Yesterday I told you the story about Gladine when we watched Jumanji together, so today I figured we should do an older kids story. We consider our older kids to be the ones that are 12 and older and 12 out of our 19 children fall into this age range now. The truth is that some of our funniest, cutest, and most difficult stories come from this age group. They are smart, funny, and they know how to pull your strings (both negatively and positively) just like kids this age in the states do. In fact, they know that I am heading back to America soon, and because of that they know they can get me to do a lot more stuff for them. For instance, they actually told me, last night, that because I am leaving soon I should let them stay late after service every night. They said that they are really going to miss me and want to spend time together. Now, while that is partly true, a big reason for them saying that was because someone recently donated an Xbox and they know that if I let them stay I will probably let them play that as well. If you have older children, I am sure that sounds familiar! Anyway, let’s get to the story…
Story 3: A Taste of Freedom
We recently decided that our older kids need more freedom than what we are giving them. They are in the community, and they hang out with their friends a lot, but only at very controlled times and always in the presence of adults. Some of our kids are 16 and older and will eventually (sooner than later) be out on their own with little adult supervision and they need to know how to live and interact with people. At first, our house moms really did not like the idea, but then Jess asked them how old their kids were, and then asked them if their children go out on their own. At that point, the house moms understood what we were doing and agreed. There comes a time when you have to trust that your kids know how to act without you. So 2 weeks ago we started letting the kids just go out on their own and play. They had to tell us where they were going and there were rules and boundaries that they could not pass, but in general they had freedom for the first time in a while.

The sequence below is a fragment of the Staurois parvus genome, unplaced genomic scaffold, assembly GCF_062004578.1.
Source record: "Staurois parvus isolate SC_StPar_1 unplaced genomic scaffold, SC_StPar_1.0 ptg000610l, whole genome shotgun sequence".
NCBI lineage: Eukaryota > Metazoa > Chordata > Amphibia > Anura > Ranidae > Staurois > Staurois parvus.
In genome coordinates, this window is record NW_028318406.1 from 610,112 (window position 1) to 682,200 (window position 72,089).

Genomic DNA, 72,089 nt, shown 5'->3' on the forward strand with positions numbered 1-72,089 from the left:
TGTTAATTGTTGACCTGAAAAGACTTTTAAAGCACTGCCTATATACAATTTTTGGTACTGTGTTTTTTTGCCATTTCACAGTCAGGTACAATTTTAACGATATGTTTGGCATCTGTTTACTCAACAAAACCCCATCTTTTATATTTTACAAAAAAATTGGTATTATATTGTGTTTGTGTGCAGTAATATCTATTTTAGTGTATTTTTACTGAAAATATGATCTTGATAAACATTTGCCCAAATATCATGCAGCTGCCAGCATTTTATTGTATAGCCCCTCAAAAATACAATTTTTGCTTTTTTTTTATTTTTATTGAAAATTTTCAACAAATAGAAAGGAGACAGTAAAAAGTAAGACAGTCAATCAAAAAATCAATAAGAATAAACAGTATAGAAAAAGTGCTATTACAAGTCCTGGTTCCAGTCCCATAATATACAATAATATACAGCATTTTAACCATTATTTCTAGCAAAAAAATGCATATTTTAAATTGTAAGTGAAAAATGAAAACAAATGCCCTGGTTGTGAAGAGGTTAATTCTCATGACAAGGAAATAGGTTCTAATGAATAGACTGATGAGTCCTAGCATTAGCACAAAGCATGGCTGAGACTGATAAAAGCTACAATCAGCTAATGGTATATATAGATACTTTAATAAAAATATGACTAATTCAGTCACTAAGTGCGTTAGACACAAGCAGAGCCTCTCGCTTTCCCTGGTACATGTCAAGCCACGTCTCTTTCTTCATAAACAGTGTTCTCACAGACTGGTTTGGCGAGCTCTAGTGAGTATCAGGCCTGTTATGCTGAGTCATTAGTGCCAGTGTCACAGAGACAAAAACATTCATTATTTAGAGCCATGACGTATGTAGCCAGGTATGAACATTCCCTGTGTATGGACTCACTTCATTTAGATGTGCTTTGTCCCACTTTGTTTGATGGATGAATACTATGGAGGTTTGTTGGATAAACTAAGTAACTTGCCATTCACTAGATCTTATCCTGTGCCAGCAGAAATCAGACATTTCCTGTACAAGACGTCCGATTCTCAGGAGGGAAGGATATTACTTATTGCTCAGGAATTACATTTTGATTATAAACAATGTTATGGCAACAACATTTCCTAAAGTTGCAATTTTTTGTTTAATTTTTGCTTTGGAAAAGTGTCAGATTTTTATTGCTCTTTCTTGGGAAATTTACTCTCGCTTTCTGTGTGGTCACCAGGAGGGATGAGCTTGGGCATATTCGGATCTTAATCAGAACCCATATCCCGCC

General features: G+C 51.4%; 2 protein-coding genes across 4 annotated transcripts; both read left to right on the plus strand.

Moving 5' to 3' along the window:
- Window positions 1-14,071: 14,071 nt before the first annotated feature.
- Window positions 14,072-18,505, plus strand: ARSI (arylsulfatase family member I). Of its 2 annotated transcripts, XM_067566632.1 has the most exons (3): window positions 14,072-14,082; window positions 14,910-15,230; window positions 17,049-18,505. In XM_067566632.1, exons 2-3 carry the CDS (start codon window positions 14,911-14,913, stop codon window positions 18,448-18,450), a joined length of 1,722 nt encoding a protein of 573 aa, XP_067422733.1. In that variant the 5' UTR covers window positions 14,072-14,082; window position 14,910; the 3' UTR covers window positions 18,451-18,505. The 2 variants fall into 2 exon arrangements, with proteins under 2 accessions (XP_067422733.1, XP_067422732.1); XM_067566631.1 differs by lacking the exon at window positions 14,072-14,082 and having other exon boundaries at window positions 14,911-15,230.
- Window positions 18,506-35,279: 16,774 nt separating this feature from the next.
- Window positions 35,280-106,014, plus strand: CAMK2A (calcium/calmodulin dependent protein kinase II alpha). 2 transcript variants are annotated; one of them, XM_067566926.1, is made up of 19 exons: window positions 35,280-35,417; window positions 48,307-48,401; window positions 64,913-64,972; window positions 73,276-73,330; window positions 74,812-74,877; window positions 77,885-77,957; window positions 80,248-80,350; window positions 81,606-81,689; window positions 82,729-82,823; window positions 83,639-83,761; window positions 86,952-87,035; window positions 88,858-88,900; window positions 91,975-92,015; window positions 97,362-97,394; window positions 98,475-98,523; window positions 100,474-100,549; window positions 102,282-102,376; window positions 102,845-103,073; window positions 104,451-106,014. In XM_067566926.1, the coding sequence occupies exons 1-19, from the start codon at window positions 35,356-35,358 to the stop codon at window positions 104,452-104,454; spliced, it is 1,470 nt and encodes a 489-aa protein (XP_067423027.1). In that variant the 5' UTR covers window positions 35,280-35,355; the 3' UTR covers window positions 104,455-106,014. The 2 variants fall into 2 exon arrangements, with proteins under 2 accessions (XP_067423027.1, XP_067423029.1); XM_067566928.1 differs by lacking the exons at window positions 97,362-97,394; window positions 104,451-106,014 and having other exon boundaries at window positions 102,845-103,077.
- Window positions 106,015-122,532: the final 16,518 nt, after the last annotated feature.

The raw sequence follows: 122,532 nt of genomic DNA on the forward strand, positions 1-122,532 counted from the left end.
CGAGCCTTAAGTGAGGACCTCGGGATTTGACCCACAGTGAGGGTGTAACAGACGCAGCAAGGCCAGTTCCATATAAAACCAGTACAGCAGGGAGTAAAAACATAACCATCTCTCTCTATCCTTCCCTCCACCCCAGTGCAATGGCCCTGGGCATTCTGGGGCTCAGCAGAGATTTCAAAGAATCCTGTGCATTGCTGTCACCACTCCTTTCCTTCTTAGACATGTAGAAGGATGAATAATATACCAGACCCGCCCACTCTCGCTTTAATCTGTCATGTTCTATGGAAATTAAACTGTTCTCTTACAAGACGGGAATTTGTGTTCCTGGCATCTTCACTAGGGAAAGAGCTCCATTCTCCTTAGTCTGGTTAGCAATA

Do you remember getting your driver’s license when you were younger? The idea that you could drive wherever you wanted whenever you wanted gave you an incredible sense of freedom, in theory. However, the day after you got your license (especially if you have younger siblings) you began to realize that the freedom was a little better in theory than it was in practice. There were rules, curfews, and errands that you have to run once you get your car that cut into the freedom that is also there. I think our kids figured that out too. They were so excited about the thought that they could go out on their own, but when the boys went out for the first time, they were give 1.5 hours to go do whatever they wanted. They were so nervous about being late, and could not figure out what they wanted to do, so less than an hour later each one of them was back! When it was time for the girls to go out, it was even worse. They were given 1 hour of freedom that first day, and within 25 minutes they were all upstairs laying on their beds talking.
After those first steps of freedom, they have really started to figure out what they can and cannot do. They go play with their friends, they go to the local soccer field, or they just go ride their bikes around and they really do like it a lot. But that first taste of freedom was really funny. It was like they were so nervous about messing up or being late that they could not enjoy it, and it was so funny to see them all coming back way earlier than they needed to.